Mike Bray addresses the artifice of film and the spectacle of rock and roll performance via works in still images, short video loops, and sculptural objects, sometimes of epic proportions. Bray’s “Black Glass” was a full-size sculptural recreation of the stage setup for The Rolling Stones’ performance at the Altamont Free Concert. But as the spectacle at that concert shifted from what was happening on the stage to what was happening in the audience where a Hell’s Angel “security guard” stabbed an audience member, Bray has created a mirror image of every object on the stage--the stacks, the drums, everything—in black-painted wood. Bray has in fact made a whole body of work addressing “Gimme Shelter,” the film documenting the Stones at Altamont including “Lead and Glass,” a haunting four-panel photo document of “Black Glass” where each panel is 6’ high.
The Eugene-based Bray has shown nationally and is represented by Fourteen30 Contemporary in Portland. This year Sienna Art Gallery presents his Collaborative solo exhibition at Pulse Art Fair in New York. Bray also is part of the collective, Ditch Projects, in Springfield, Oregon which presents a compellingprogram of contemporary art in rural Oregon.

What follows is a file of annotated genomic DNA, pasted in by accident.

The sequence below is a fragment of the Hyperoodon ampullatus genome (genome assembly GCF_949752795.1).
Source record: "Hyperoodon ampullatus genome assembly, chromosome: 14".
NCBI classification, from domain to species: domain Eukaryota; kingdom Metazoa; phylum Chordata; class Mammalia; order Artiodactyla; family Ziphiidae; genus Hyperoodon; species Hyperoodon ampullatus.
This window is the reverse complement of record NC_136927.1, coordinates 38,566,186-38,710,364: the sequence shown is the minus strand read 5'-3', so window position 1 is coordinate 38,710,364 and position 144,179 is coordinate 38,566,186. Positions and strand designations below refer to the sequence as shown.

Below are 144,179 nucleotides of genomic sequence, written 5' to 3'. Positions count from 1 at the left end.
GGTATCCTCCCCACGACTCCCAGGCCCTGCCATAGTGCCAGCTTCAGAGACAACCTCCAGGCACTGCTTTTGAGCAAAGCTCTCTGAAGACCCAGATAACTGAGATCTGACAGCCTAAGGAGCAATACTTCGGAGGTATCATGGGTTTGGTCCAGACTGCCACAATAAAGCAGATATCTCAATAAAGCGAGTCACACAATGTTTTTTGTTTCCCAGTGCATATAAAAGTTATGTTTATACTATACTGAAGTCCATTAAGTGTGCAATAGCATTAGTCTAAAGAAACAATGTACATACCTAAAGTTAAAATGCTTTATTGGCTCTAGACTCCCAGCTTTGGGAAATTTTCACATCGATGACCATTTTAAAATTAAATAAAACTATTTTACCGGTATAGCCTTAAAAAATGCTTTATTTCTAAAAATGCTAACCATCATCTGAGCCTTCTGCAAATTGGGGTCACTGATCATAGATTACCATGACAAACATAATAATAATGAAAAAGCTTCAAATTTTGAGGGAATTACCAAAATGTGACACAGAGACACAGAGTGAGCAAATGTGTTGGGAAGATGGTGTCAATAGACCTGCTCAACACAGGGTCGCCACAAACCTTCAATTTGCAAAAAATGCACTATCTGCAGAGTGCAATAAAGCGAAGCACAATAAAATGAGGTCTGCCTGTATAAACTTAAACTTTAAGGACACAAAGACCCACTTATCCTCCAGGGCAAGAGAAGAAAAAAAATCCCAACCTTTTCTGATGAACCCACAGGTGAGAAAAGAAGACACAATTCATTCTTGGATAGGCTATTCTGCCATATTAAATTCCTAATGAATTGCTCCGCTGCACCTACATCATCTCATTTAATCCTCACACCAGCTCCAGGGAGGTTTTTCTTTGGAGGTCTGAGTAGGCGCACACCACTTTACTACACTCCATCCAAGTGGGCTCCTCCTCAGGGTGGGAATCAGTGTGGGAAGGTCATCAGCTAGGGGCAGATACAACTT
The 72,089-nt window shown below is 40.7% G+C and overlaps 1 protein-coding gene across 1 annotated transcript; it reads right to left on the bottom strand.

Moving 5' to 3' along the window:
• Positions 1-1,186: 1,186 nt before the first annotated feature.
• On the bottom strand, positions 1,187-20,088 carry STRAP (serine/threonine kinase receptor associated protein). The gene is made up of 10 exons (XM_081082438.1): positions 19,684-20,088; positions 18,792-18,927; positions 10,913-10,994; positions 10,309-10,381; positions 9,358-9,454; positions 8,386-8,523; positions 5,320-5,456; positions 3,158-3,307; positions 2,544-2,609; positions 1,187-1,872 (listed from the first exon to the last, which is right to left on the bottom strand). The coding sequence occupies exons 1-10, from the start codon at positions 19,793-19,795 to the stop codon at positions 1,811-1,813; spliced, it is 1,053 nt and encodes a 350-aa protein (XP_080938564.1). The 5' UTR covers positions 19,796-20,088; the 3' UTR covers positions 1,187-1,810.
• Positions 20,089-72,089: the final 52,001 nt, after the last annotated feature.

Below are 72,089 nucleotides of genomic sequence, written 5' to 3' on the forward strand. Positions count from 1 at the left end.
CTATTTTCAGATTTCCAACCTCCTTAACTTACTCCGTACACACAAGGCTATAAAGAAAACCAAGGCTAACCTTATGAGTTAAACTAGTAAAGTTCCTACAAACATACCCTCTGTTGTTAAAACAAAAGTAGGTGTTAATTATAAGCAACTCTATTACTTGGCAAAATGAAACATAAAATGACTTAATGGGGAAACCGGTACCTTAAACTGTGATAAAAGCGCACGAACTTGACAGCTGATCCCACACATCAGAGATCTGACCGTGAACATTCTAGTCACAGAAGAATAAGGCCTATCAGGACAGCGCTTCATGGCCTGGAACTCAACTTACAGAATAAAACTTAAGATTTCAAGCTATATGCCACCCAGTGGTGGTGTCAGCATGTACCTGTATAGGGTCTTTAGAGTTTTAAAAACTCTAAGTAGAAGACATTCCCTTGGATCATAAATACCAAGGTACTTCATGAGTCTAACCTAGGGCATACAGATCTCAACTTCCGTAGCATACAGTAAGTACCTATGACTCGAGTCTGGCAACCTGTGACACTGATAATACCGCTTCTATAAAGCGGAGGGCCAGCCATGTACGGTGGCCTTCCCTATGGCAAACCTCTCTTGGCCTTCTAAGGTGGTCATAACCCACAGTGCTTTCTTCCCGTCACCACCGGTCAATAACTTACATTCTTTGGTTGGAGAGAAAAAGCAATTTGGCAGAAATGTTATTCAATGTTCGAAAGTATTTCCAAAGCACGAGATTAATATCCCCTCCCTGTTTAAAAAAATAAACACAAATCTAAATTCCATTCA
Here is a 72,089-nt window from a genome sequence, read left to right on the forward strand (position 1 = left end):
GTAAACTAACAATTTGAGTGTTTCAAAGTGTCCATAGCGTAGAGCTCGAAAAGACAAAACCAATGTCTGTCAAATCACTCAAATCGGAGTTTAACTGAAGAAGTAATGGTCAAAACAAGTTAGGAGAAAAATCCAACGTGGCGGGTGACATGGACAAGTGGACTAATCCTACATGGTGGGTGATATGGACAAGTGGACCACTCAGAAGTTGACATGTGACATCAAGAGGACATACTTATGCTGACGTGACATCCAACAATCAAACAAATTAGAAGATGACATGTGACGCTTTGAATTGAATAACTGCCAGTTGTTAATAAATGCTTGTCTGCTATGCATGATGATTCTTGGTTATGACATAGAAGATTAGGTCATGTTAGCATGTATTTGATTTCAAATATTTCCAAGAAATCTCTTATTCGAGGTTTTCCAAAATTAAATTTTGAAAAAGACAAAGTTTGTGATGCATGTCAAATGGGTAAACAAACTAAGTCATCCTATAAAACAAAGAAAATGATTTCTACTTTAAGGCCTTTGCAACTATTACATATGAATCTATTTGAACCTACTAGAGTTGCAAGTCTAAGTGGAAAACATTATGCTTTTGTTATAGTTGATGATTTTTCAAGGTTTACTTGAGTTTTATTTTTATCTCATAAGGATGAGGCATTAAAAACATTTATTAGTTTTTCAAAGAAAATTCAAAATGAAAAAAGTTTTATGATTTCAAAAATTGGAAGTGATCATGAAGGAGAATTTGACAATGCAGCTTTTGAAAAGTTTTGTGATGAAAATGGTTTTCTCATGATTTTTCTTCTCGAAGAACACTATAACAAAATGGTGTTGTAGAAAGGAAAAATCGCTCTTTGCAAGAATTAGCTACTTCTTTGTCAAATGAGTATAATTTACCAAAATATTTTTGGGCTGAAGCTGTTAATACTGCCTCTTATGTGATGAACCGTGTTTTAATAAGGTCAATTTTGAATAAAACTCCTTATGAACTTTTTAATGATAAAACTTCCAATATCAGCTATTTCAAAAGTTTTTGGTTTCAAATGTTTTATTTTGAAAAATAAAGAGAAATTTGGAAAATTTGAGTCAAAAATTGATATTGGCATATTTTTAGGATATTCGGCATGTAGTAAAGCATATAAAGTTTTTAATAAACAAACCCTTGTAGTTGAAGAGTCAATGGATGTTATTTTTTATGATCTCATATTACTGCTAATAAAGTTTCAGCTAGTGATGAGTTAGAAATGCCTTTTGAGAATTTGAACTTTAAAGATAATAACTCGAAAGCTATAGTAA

“This award could not have come at a better time for me,” says Bray. “My last project went over budget and exhausted my studio budget for the year in about six weeks. I was prepared to consider the rest of the year a research period, but I am much more excited to get in the studio and get to work.” Bray is working on a project about the depiction of jewelry in film with his wife, Anya Kivarkis, who is a conceptual jeweler. At the same time he’s working on a body of work on the lens Stanley Kubrick developed for Barry Lyndon.